This doesn’t have to be this way. All it needs is to redesign the late game to match the early: to demand resource collection and building to get to the next step. We should actively participate in making the cure instead of just doing a favor to the Sea Emperor to earn the cure from her. For example the research facility should be flooded and offline, providing no data, this could be a task to gather materials to patch the hole and build a pump and power it to drain the facility before the watertight doors of the inner room open and give access to the next step of the story (like a key to the power plant). We could build a supercomputer with lots of microchips to analyze the complex data in the sanctuary, providing necessary blueprints. We could build a drill to clean up rubble that blocks the entrance to the power plant which is otherwise inaccessible. We could collect or breed lot of fish to craft a “huge fish torpedo” that can be launched from Seamoth or Prawn at a leviathan who catches it, becoming well fed and peaceful for a day. And so on, and so on, keeping the story only as background element and making the progress on what it was in the first 5-15 hours when players were still enjoying the game: collecting materials in an alien ocean, dodging dangerous creatures.

While I’m still a firm believer that the game needs a hard mode, matching the late game to the early on all modes (with level-appropriately difficult material requirements) would greatly increase player enjoyment. Unfortunately, it can’t be made as a mod, because devs announced no modding support even planned.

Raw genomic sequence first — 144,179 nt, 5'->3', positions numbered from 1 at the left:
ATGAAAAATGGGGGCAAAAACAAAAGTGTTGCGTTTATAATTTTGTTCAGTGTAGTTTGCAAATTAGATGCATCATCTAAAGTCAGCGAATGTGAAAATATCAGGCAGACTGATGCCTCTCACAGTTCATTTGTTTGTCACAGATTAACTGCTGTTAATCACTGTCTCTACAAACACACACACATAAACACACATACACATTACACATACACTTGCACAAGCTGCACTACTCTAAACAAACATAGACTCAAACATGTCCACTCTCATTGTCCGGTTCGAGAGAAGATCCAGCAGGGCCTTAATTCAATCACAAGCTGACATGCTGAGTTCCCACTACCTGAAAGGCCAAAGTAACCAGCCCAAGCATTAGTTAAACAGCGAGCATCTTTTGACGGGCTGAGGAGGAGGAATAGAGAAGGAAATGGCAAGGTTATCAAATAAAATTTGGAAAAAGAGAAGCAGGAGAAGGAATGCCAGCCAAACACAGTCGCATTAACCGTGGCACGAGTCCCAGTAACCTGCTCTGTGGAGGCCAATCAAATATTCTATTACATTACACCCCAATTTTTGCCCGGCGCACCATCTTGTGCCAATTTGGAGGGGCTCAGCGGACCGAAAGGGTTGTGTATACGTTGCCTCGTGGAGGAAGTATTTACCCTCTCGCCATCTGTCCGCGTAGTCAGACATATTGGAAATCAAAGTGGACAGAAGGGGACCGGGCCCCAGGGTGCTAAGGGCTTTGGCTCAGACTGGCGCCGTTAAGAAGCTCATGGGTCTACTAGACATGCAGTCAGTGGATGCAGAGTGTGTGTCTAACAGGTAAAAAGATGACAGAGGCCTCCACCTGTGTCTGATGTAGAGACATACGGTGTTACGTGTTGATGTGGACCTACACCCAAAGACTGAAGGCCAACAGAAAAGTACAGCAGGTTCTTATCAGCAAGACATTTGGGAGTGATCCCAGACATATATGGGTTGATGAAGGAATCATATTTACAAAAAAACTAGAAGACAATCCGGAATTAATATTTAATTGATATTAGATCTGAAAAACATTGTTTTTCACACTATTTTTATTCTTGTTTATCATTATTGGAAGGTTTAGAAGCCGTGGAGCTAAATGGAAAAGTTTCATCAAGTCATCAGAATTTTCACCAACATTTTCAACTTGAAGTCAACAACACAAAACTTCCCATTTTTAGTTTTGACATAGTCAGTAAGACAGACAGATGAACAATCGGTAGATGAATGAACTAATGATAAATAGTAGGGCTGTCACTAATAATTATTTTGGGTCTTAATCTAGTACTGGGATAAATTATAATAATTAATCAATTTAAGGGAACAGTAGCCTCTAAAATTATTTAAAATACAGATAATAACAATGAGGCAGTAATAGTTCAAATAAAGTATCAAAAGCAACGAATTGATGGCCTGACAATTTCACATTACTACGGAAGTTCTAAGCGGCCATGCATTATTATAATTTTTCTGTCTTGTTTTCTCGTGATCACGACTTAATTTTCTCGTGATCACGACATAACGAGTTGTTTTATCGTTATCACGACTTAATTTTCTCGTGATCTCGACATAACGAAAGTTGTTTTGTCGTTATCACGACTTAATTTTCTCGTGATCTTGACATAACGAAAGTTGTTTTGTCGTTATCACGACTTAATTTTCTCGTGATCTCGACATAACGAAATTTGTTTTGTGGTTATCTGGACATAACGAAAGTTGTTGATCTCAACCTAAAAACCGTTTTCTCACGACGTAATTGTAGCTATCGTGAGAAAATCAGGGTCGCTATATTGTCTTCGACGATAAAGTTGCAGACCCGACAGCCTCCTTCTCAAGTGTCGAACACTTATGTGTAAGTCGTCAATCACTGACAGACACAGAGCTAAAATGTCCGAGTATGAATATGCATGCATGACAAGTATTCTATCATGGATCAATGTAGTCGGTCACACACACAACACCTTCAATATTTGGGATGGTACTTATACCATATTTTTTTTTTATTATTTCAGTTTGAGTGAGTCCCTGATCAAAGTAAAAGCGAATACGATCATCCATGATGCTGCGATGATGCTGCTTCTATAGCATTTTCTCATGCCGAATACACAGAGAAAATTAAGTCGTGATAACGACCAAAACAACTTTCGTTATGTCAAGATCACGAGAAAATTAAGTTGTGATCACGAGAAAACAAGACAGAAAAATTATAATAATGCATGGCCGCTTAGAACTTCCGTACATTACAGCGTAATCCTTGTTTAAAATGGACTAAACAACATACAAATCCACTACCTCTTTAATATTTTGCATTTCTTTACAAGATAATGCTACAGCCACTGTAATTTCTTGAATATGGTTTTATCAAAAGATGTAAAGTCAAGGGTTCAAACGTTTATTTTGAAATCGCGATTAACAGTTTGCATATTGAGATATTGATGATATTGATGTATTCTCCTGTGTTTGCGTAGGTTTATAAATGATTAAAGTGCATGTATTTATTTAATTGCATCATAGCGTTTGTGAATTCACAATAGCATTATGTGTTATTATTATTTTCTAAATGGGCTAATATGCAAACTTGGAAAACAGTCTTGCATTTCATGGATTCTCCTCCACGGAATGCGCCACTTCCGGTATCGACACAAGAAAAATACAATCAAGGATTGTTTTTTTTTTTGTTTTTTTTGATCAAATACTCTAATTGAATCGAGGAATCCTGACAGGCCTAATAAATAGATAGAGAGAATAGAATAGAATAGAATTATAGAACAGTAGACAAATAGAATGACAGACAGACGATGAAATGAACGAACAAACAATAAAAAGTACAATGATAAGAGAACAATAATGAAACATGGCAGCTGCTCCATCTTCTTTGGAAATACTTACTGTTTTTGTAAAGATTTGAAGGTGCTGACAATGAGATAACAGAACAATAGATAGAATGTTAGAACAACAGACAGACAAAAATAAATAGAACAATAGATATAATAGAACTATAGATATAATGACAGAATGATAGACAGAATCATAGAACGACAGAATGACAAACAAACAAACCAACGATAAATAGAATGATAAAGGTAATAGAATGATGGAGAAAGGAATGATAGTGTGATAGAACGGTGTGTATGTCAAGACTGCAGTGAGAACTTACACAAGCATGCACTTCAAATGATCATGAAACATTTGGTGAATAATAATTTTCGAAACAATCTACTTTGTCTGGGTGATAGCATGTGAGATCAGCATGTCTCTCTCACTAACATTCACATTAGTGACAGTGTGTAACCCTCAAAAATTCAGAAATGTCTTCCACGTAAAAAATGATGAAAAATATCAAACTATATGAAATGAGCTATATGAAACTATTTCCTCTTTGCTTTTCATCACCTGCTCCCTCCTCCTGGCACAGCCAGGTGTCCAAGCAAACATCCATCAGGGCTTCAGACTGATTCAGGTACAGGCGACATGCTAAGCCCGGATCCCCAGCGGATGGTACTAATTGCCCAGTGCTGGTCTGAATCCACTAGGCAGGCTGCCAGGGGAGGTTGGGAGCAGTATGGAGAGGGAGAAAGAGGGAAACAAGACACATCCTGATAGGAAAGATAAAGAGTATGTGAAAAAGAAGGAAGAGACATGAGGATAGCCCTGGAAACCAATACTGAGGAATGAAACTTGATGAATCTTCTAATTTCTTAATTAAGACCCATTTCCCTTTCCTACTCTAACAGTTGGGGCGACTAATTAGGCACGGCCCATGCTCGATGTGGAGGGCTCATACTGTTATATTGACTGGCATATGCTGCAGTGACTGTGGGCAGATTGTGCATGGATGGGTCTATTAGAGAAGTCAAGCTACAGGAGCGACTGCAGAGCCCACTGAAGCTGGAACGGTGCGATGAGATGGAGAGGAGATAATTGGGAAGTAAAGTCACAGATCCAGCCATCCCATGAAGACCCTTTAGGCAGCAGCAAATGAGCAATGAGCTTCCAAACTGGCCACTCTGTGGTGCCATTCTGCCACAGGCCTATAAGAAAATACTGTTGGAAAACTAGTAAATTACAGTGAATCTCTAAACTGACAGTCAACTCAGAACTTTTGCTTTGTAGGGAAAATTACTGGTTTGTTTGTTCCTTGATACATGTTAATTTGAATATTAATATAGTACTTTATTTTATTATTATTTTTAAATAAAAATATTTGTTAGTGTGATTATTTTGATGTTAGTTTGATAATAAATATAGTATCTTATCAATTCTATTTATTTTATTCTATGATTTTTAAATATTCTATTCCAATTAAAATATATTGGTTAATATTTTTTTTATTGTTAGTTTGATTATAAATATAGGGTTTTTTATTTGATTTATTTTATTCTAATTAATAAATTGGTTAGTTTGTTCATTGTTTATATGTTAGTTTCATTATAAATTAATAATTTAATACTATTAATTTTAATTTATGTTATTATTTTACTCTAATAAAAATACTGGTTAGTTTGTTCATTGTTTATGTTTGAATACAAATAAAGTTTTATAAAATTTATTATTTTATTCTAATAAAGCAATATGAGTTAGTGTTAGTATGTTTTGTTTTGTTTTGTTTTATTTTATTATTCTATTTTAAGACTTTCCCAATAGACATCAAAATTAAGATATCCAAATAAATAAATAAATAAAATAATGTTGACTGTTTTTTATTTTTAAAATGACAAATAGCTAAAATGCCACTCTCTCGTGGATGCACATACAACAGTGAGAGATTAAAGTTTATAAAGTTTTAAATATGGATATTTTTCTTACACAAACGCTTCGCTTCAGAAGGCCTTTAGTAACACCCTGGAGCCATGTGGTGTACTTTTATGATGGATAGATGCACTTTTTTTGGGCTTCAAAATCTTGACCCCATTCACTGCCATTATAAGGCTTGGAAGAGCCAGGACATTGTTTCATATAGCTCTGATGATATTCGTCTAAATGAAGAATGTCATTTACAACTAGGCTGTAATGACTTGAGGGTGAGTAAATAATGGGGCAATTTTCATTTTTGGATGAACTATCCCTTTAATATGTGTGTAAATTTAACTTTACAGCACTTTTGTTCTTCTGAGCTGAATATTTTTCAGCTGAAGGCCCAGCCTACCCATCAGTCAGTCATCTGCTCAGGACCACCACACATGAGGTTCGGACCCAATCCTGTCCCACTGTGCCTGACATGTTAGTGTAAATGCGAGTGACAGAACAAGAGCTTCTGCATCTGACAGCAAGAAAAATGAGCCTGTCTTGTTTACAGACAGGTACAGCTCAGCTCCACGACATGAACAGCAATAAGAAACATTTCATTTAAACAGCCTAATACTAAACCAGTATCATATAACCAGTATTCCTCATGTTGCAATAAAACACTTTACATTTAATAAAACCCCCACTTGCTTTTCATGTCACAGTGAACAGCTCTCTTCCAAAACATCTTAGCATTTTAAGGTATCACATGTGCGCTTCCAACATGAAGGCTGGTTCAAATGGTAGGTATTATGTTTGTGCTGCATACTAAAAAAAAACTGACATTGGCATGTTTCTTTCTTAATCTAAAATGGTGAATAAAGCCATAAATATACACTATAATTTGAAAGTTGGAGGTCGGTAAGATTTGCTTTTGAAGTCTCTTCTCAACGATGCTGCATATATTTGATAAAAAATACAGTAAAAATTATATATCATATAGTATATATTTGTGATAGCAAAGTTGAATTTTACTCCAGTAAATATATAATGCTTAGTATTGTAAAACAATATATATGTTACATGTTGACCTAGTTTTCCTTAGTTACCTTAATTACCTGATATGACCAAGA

Death by gasopods and the necessity of death penalty

Before I published my ideas about a scalable challenge mode for Subnautica I wanted to test some stuff that needed a clean game and since it included the oxygen abuse the speedrunner used (if you enter a base which has no oxygen, you get a save with oxygen instead of getting no save and respawning on the last base when died), I started a game in “survival” mode, that has tiny death penalty: you respawn at the last base, losing the items you collected since then.

I soon died go gasopods. Gasopods are mildly annoying creatures in the starter zone who release gas bombs if approached. You can easily avoid them, you can run away the bombs before they explode and you can run out of the gas when starting taking damage. Well, they are in the starter zone for a reason.

I completed the game in 125 hours on the hardcore mode (1 life only). I did not die to gasopods. Nor to Reapers, Ghosts, Dragons, Warpers, Crabsquids, lava and other mean bad things. How could I die in the starter zone?

Because I couldn’t care less to look around for gasopods. Because I was busy doing whatever I was doing to notice the gas bombs. Because I didn’t even pay attention to the HP meter. Why? Because I didn’t care, because there was no risk. The death came as surprise, but not as shock. I was somewhat annoyed for losing like 5 minutes of “progress”, but that’s it.

When playing in hardcore mode, I looked around all the time. I minded my surroundings because meanies could kill me and take away dozens of hours of progress. I didn’t look at the other screen without pausing first. I didn’t build or harvest without making sure that the area is secure. I didn’t walk around without my repulsion cannon.

In short: I was there. I was immersed in the world. I was swimming in an alien ocean looking for resources instead of “grinding mats lol”. The danger made it real. There was no place for sloppiness or “hold my beer” class nonsense.

Death penalty is necessary for the World to be a World. For the dangers to be real. For the player to pay attention to the surroundings. To care what kind of creature comes around (as opposed to dismiss them as “thrashmobs”). After dying to simple gasopods, I have no doubt left that a game without death penalty is a bad game.

PS: the rising star of the gaming scene, PUBG has a pretty strong death penalty, you are removed from the actual game and you lose rating. Yet, it’s a rising star with much more players than the “inclusive and accessible” games without death penalty.